The earliest actions, on the part of the Boers, were to lay siege to Mafeking, defended by Colonel Baden-Powell, and to shut up a small British force, commanded by Colonel Kekewich, in Kimberley, the famous seat of the diamond mines.  Both of these towns lie on the western frontier of the Orange Free State and the Transvaal.  At the same time Natal was invaded, and battles were fought at Elandslaagte, Nicholson’s Nek and Farquhar’s Farm.  These resulted for the most part in favor of the Boers.  At the beginning of November the siege of Ladysmith began, where some 10,000 British, under Sir George White, were for months held by about 20,000 Boers.  Meanwhile the English army corps, under General Sir Redvers Buller, arrived in Natal, and advanced as far as the Tugela River, while other columns were formed in Cape Colony, designed to operate in the Orange Free State and to retake Colesburg and Stormberg, south of the Orange River, which had been taken possession of by the Boers.  To recapture these towns, Generals French and Gatacre were assigned.  Lord Methuen, who pressed forward to the relief of Kimberley, encountered the enemy at Belmont and at Eslin and Graspan, and after crossing the Modder River caused them to retire to Magersfontein.  Here, however, he was defeated by the Boers, while Gatacre met with disaster at Stormberg, and Buller was repulsed at Colenso.  These reverses brought Lord Roberts on the scene, in chief command, with large reinforcements, including Canadian and Australian volunteers and some irregular forces raised in Natal and Cape Colony.  With Lord Roberts came Lord Kitchener as chief of his staff.  By this time the British had, all told, about 90,000 men in the field, opposed to the Boer’s total force, in the neighborhood of 60,000.  Subsequently was added to the British strength a new division, the sixth, which was now ordered to be mobilized and forwarded to the Cape.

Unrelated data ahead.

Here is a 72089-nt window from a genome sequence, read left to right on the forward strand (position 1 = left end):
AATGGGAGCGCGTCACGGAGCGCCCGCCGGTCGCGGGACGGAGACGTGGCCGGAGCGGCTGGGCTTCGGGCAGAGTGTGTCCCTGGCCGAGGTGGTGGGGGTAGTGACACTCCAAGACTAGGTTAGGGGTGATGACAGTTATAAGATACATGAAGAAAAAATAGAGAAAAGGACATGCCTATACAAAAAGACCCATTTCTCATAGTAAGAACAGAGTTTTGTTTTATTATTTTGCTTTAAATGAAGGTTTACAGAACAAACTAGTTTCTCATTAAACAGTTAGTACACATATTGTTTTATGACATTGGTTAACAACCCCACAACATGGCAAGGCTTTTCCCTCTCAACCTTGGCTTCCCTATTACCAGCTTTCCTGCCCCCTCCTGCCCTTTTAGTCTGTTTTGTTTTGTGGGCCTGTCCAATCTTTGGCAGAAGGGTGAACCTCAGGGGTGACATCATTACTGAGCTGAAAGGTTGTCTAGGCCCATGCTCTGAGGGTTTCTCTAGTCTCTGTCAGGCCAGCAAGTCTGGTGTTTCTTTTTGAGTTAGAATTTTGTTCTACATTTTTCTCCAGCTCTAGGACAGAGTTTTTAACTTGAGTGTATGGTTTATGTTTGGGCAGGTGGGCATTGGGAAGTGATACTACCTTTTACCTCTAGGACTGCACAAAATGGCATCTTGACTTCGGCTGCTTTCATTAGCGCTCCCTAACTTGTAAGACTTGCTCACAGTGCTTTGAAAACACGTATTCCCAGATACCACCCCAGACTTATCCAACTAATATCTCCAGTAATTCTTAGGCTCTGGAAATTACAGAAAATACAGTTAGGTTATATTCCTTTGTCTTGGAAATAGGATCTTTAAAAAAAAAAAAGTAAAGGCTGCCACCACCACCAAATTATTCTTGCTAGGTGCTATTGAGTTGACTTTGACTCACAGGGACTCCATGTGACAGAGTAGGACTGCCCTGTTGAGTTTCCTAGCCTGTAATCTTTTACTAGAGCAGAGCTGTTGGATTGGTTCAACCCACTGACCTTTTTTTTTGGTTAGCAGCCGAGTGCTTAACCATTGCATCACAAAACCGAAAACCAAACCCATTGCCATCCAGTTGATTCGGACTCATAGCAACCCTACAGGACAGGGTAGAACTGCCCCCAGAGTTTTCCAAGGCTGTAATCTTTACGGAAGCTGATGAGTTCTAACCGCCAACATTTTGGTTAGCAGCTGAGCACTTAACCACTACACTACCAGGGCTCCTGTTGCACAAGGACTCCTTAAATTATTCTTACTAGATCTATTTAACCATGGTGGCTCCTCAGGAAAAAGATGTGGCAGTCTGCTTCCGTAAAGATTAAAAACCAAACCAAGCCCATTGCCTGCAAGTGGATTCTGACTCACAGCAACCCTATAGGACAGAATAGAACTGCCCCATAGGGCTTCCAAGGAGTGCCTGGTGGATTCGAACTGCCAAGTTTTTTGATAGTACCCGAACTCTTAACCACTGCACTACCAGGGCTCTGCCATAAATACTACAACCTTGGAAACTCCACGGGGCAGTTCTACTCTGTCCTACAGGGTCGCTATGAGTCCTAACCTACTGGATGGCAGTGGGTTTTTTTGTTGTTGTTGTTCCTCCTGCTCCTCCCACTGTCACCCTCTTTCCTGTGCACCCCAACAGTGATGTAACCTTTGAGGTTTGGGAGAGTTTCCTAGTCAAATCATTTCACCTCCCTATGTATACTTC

Early in January (1900) the Boers made a determined assault upon Ladysmith, which, though repulsed, entailed great loss to both sides.  Later in the month occurred the sanguinary affair at Spion Kop, where the British, after carrying the position, were in turn driven back and forced to retreat beyond the Tugela, with a loss of some 2,000 men.  A fresh advance was made on Feb. 5, as far as Vaal Krantz, but after three days’ terrible fighting a new retreat was ordered.  About this time a large British force, under General French, advanced to the relief of Kimberley, and the siege was raised Feb. 15, 1900.  From this time the tide turned against the Boers.  The British force, augmented to 200,000, under the able leadership of Lord Roberts, pressed forward on strategic lines, and the Boer armies, though fighting with obstinate valor, were forced to give way.  After severe fighting at Koodersrand and Dreifontein, when the Boer army, under General Cronje, was beaten, General Roberts entered Bloemfontein, the capital of the Orange Free State, on Mar. 13, 1900.  General Buller, after prolonged fighting, raised the siege of Ladysmith on Feb. 28, and relieved the long-beleaguered army of General White.  A final and determined assault by the Boers upon Mafeking was repulsed, and on May 18 it was relieved by the British under Lord Roberts.  The British now invaded the Transvaal, and, advancing, entered the great mining city of Johannesburg on May 31.  President Kruger and his cabinet now fled from Pretoria, and General Roberts, after releasing 3,200 British prisoners at Waterval, entered and took possession of Pretoria June 5.

The Boer forces made no further determined stand against the British, but under the leadership of Generals Botha and De Wet, continued an active desultory warfare, cutting the lines of the enemy and attacking detached bodies of British troops with great bravery and varied success.  Peace articles were signed May 31, 1902, by which the Boers made final surrender, and British supremacy was established.  The loss to the British in the conduct of the war was more than 20,000, including killed in action and died of wounds and disease, besides more than 40,000 sent home as invalids, while the cost of the war to Britain alone from 1899 to 1903 was $937,000,000.  The Boer total losses, beside 32,000 taken prisoners, included 3,700 killed or died of wounds.  See Sir A. Conan Doyle’s The Great Boer War (London, 1902).